What's gone wrong with my storage device?

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It is important to remember that there often is a significant difference between the surface behaviour of a device and the inherent problem underneath. (That is the reason we need to examine - even just listen to - your particular drive before we could venture any advice.)
For example, a computer doesn't boot. Can it boot from a floppy or a CD-ROM? Can the memory be accessed and verified? Can it "see" the disk drive as present? Does the disk drive spin up, go through its standard cycle and "get ready" to accept instructions? If not, where does it stop? Does it start booting and stop in the middle? Does it start booting and reset? Does the disk drive make any clicking sounds? Any sounds at all? What prompts them?
There are many layers to the operation of a computer. For our purposes, we shall simplify it into hardware and software.
The hardware - This is the physical computer, including a processor, memory, input/output devices (display, keyboard, mouse, etc.) and storage (floppy, optical - CD/DVD, hard disks, etc.) devices.
The Operating System - Windows, Mac OS, Linux, etc - This is basically an abstraction layer providing a clearly defined set of services (open a window, access a file, etc.) to the Applications layer above it. It uses device drivers to translate the interaction between the operating system and the device itself.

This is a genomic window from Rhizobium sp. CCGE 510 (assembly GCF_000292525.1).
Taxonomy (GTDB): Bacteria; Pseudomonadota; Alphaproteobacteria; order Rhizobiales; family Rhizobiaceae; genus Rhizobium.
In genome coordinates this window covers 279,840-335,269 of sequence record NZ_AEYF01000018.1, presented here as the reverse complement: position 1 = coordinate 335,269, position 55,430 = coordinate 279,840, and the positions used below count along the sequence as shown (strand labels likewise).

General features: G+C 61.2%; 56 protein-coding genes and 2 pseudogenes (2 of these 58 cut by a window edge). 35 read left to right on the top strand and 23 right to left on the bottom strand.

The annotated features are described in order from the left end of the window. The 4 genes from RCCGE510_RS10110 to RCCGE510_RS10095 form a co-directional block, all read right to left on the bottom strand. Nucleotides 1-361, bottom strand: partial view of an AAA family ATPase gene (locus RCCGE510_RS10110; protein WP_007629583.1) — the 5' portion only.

The Application - That's the program that you are running to create your piece of work - your document. Applications are rarely a source of problems (bugs). What happens more often is either an incompatibility (particularly with the version of Operating System used) or an interference (particularly from device drivers or corrupted preference files).
The Document - Again, problems here are relatively rare. Document damage is most often due to malfunctions further down the chain that have resulted in garbage having been included in the document. System crashes and compatibility issues are most often the culprits.
The first point to keep in  mind is that each layer can impact on the layers above it but not the other way around. So one can do some simple testing to pinpoint the real source of the problem. Unfortunately, operating system messages can be misleading in those circumstances. They are not incorrect but only tell you the last step of the mishap, - not the whole sequence.